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Natural orifice surgery, also known by the trademarked name of Natural Orifice Transluminal Endoscopic Surgery or NOTES, is sometimes called scarless surgery. Instead of making incisions on the outside of the body, access to an organ or tumor in the gastric or intestinal system can be gained by making an incision through one of the body’s natural orifices (mouth, vagina or colon). Natural orifice surgery is still in experimental stages, but there are patients who have had gallbladders removed via their mouth.
In some surgeries, it makes sense to perform surgery via access from a natural orifice. For instance, tonsillectomies are routinely performed through the mouth. Access to polyps in the colon is through a natural orifice. These have long been considered standard, and they are “scarless” procedures. In fact, the New European Surgical Academy founded NOS, to study all natural orifice surgery, those that have been traditionally performed and these new and experimental versions. NOTES is different, since it means mostly the new versions that were not already being performed through natural orifices, and also specializes in surgeries that would traditionally be performed by gastrointestinal surgeons.
Some patients may be better candidates for natural orifice surgery than others. Proponents of the technique say it could be particularly useful in obese patients because incisions on the outside tend to need to be larger to compensate for the presence of extra or larger fat cells. Removal of organs could also be complicated in people who have had net placed to fix hernias, since some of the net may be cut with incisions, and this could result in needing more hernia repairs in the future. Moreover, proponents of this method believe that not cutting through stomach muscle will speed recovery time for most patients, since pain from these surgeries is largely related to incisions.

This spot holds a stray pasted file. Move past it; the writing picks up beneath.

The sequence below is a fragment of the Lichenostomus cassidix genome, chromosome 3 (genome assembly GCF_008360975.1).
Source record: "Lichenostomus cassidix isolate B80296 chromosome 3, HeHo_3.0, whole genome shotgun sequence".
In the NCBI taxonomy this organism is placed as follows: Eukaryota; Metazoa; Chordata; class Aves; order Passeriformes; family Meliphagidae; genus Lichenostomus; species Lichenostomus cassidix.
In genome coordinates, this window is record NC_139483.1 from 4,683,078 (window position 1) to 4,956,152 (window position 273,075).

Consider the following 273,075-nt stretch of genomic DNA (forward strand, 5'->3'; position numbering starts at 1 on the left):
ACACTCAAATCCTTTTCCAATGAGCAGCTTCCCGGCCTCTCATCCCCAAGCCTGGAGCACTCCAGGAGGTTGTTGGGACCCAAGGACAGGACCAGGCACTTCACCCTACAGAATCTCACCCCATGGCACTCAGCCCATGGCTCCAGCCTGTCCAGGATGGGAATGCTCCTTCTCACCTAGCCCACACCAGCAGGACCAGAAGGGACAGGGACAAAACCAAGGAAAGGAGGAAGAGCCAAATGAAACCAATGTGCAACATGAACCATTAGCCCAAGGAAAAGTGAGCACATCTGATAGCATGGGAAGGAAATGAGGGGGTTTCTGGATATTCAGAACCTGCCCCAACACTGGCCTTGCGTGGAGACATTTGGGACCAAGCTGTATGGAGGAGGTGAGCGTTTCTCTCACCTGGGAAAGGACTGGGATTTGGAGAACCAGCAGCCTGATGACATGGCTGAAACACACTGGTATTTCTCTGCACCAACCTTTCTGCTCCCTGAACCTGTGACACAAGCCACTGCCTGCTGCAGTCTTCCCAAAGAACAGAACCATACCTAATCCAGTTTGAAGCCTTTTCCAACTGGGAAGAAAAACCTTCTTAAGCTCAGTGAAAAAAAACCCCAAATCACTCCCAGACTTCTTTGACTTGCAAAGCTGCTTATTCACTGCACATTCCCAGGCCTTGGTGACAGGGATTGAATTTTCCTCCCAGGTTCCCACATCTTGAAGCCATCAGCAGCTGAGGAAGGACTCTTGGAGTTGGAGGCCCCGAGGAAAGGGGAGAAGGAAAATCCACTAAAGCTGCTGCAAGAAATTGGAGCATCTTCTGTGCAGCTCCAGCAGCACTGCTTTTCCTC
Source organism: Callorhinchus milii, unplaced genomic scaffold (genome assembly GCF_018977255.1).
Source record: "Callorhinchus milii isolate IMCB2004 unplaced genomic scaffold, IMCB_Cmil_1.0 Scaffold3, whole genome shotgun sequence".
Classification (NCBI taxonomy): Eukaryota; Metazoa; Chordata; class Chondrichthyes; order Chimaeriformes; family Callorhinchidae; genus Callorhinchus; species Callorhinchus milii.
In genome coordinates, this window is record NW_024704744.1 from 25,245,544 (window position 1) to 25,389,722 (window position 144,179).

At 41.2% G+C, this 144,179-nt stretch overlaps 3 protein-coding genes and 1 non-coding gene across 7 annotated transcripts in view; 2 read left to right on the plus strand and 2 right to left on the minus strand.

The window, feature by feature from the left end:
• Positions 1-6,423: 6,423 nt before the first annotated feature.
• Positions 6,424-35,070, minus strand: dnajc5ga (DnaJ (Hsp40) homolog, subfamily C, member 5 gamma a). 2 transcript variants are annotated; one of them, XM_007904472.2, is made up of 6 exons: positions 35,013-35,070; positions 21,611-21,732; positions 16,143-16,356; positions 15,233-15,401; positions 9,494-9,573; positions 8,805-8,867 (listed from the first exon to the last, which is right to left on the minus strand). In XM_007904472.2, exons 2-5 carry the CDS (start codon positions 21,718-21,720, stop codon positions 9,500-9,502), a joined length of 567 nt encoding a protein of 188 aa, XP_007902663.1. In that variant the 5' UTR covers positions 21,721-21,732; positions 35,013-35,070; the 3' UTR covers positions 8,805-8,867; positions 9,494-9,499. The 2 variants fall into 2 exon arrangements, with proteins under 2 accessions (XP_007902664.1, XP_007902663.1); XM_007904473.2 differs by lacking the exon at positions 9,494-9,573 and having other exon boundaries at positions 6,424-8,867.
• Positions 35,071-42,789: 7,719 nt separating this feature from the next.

Others argue that improvement in laparoscopic techniques makes many forms of natural orifice surgery mostly redundant, and more risky than the tiny incisions required for many laparoscopic procedures. The medical community is divided on this issue, and surgeries of this type have mostly been conducted in Europe and South America, though in 2008, a woman underwent a successful transvaginal appendectomy. The benefit of not cutting through the stomach muscles to access the appendix was appreciated by the patient, who said her soreness after the procedure was minimal.
Though this may change, there are still few experts on experimental natural orifice surgery, and because this is considered an experimental method, it’s a good idea to check with insurance if a surgeon proposes this type of surgery to you, since some insurance companies do not cover any treatments considered experimental. There are surgeons who aren’t completely supportive of natural orifice surgery, or who haven’t committed to an opinion as yet. Some experts would like more areas of this type of surgery defined, and specifically would like to see the issue of internal wound healing and risk of infection from this technique better understood. As more of these surgeries are performed, more data is likely to determine their degree of usefulness and the conditions under which such a surgery might be superior to other surgical methods.
Transvaginal endoscopic appendectomies was published in 2001 under the name of “Operative Culdolaparoscopy: A new Approach combining operative culdsocopy with minilaparoscopy” JAAGL. 2001; 8: 438-441